Unlike Hogan's Heroes, which unbelievably made light of WW II P.O.W. camps, M*A*S*H succeeded at the high wire act of finding humor in this oftentimes dire military conflict. War is hell, it's true, but good people -- even some funny people -- fight these hellish battles. Season number 10 is not the suggested starting point for those newly exploring M*A*S*H, or even for those who desire to re-live it again. But any M*A*S*H is better than most other television comedy programs.

M*A*S*H Season Ten: Collector's Edition - Under Arrest


In Americana music the present is female. Two-thirds of our year-end list is comprised of albums by women. Here, then, are the women (and a few men) who represented the best in Americana in 2017.

If a single moment best illustrates the current divide between Americana music and mainstream country music, it was Sturgill Simpson busking in the street outside the CMA Awards in Nashville. While Simpson played his guitar and sang in a sort of renegade-outsider protest, Garth Brooks was onstage lip-syncindg his way to Entertainer of the Year. Americana music is, of course, a sprawling range of roots genres that incorporates traditional aspects of country, blues, soul, bluegrass, etc., but often represents an amalgamation or reconstitution of those styles. But one common aspect of the music that Simpson appeared to be championing during his bit of street theater is the independence, artistic purity, and authenticity at the heart of Americana music. Clearly, that spirit is alive and well in the hundreds of releases each year that could be filed under Americana's vast umbrella.

Keep reading... Show less

From genre-busting electronic music to new highs in the ever-evolving R&B scene, from hip-hop and Americana to rock and pop, 2017's music scenes bestowed an embarrassment of riches upon us.

60. White Hills - Stop Mute Defeat (Thrill Jockey)

White Hills epic '80s callback Stop Mute Defeat is a determined march against encroaching imperial darkness; their eyes boring into the shadows for danger but they're aware that blinding lights can kill and distort truth. From "Overlord's" dark stomp casting nets for totalitarian warnings to "Attack Mode", which roars in with the tribal certainty that we can survive the madness if we keep our wits, the record is a true and timely win for Dave W. and Ego Sensation. Martin Bisi and the poster band's mysterious but relevant cool make a great team and deliver one of their least psych yet most mind destroying records to date. Much like the first time you heard Joy Division or early Pigface, for example, you'll experience being startled at first before becoming addicted to the band's unique microcosm of dystopia that is simultaneously corrupting and seducing your ears. - Morgan Y. Evans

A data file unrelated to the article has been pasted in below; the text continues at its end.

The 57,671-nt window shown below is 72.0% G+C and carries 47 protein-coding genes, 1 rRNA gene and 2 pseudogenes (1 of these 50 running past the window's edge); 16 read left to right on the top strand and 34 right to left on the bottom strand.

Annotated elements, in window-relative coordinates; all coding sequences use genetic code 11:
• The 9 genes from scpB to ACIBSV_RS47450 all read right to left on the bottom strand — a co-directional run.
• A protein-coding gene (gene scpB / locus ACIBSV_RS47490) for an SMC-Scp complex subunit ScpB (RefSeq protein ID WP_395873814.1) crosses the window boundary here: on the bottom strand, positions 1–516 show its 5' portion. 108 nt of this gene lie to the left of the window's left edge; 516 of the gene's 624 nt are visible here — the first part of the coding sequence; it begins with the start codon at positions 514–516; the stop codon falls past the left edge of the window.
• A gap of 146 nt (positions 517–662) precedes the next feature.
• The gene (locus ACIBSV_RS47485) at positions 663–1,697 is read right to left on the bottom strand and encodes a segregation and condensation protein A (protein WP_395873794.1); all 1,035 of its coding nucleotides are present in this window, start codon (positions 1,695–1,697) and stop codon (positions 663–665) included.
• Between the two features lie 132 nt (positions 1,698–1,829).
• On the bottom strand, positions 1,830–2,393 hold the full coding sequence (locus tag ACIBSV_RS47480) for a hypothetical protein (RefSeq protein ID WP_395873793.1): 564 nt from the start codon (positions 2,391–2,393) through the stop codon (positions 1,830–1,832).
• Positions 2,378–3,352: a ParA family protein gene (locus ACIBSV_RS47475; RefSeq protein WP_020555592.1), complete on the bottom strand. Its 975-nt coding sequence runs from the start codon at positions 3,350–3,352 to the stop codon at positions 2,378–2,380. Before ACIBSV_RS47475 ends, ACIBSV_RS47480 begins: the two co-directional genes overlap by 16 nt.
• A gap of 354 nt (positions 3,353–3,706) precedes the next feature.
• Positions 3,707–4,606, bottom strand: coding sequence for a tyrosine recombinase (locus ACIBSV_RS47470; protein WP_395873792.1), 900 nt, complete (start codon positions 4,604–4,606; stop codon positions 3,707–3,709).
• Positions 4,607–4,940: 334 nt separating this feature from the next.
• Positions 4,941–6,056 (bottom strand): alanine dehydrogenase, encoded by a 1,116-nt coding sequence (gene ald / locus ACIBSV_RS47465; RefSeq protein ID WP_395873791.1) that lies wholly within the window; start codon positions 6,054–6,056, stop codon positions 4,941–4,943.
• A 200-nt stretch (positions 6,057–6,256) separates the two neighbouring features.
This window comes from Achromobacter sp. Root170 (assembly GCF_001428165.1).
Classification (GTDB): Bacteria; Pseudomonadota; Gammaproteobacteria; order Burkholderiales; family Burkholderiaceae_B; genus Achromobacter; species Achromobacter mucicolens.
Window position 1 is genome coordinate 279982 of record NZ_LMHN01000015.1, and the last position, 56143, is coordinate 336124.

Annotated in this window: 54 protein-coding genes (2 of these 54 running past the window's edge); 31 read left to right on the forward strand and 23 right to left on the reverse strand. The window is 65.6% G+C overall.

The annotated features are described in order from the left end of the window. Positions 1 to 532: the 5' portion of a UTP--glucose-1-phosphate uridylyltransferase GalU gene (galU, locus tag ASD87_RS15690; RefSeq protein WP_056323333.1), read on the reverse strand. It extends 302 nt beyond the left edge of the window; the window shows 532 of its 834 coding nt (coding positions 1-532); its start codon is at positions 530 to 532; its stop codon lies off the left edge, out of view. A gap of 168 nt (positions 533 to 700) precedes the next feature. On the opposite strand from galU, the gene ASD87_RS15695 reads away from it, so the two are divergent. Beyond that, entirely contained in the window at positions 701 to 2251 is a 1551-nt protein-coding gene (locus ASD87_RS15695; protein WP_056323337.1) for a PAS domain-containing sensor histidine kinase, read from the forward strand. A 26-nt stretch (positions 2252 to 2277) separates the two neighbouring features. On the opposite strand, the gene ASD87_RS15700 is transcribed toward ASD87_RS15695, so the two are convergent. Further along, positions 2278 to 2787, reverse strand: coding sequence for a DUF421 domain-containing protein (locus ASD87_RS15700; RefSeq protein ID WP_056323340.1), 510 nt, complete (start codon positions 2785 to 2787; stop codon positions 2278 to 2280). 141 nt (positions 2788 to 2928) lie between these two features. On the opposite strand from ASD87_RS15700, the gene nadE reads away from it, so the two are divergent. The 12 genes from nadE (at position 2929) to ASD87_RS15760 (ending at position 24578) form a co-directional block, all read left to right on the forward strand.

Keep reading... Show less

This week on our games podcast, Nick and Eric talk about the joy and frustration of killing Nazis in Wolfenstein: The New Order.

This week, Nick and Eric talk about the joy and frustration of killing Nazis in Wolfenstein: The New Order.

Keep reading... Show less

Scholar Judith May Fathallah's work blurs lines between author and ethnographer, fan experiences and genre TV storytelling.

In Fanfiction and the Author: How Fanfic Changes Popular Culture Texts, author Judith May Fathallah investigates the progressive intersections between popular culture and fan studies, expanding scholarly discourse concerning how contemporary blurred lines between texts and audiences result in evolving mediated practices.

Keep reading... Show less

Which is the draw, the art or the artist? Critic Rachel Corbett examines the intertwined lives of two artists of two different generations and nationalities who worked in two starkly different media.

Artist biographies written for a popular audience necessarily involve compromise. On the one hand, we are only interested in the lives of artists because we are intrigued, engaged, and moved by their work. The confrontation with a work of art is an uncanny experience. We are drawn to, enraptured and entranced by, absorbed in the contemplation of an object. Even the performative arts (music, theater, dance) have an objective quality to them. In watching a play, we are not simply watching people do things; we are attending to the play as a thing that is more than the collection of actions performed. The play seems to have an existence beyond the human endeavor that instantiates it. It is simultaneously more and less than human: more because it's superordinate to human action and less because it's a mere object, lacking the evident subjectivity we prize in the human being.

Keep reading... Show less
Pop Ten
Mixed Media
PM Picks

© 1999-2017 All rights reserved.
Popmatters is wholly independently owned and operated.